Sunday, July 23, 2006

Working out salvation

Having grown up in Southern Baptist dominated East Texas, which left me with the strong impression that whatever those Christians did this Christian wanted nothing to do with (which, yes, is actually very childish), I must confess a need to still do mental gymnastics to get around to some acceptance level with the concept of "sin" (I don't, for example, accept it as the universal condition of humankind, which makes me very unorthodox theologically, but far closer, I think, to what Paul understood; this, of course, is a matter of debate itself, and yet you can see where the mental gymnastics start). So when I read this:

THE Bishop of London has declared it sinful for people to contribute to climate change by flying on holiday, driving a “gas-guzzling” car or failing to use energy-saving measures in the home, writes Jonathan Leake.
I flinched. But then I realized two things: (1)the newspaper called it a "sin," not the Bishop; and (2) it's a moral question, and as such one not far removed from the existential morality of Jean-Paul Sartre, who argued that when we choose, we choose not just for ourselves, but for all mankind, a burden Sartre thought both unbearable, and unavoidable.

You can understand why Sartre was so concerned with freedom.

Because this is the reasoning behind the call, one I can't but agree with:

Richard Chartres will encourage vicars to preach more green sermons and warn congregations that it is now a moral obligation for Christians to lead eco-friendly lifestyles.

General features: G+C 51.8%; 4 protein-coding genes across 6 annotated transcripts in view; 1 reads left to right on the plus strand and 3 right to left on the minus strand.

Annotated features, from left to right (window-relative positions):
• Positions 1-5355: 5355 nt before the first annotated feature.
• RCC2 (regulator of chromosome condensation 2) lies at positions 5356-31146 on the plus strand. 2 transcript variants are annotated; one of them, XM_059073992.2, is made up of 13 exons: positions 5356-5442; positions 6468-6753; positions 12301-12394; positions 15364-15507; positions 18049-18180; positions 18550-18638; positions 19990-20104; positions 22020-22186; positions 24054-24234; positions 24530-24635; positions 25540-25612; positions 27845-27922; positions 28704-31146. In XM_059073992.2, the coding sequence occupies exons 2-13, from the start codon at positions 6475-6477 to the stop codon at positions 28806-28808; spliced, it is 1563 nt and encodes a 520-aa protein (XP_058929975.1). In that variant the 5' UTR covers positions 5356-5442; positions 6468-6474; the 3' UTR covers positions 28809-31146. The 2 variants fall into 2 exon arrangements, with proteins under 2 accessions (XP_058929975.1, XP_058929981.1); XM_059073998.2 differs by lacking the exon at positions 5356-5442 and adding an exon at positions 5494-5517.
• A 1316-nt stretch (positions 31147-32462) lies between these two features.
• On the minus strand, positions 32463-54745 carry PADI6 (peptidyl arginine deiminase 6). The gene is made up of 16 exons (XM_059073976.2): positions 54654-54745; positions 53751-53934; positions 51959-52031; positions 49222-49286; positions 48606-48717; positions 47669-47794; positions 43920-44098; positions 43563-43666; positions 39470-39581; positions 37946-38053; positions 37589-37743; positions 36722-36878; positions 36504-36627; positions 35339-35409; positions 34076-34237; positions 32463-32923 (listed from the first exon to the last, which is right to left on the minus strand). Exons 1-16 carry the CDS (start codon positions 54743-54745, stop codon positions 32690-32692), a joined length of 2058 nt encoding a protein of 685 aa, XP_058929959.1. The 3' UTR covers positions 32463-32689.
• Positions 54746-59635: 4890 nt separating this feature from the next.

Chartres, who chairs the bishops’ panel on the environment, said: “There is now an overriding imperative to walk more lightly upon the earth and we need to make our lifestyle decisions in that light.

“Making selfish choices such as flying on holiday or buying a large car are a symptom of sin. Sin is not just a restricted list of moral mistakes. It is living a life turned in on itself where people ignore the consequences of their actions.”
When we choose, we choose for everyone. It does make the command "Go, and sin no more" quite a bit trickier, but only because it turns us away from "sin=breaking God's arbitrary and complex laws" to "sin=selfishness." Which certainly returns us to working out our own salvation with fear and trembling; and that, I am sure, is a good thing. If only because it means I spend less time worrying about what you are up to.

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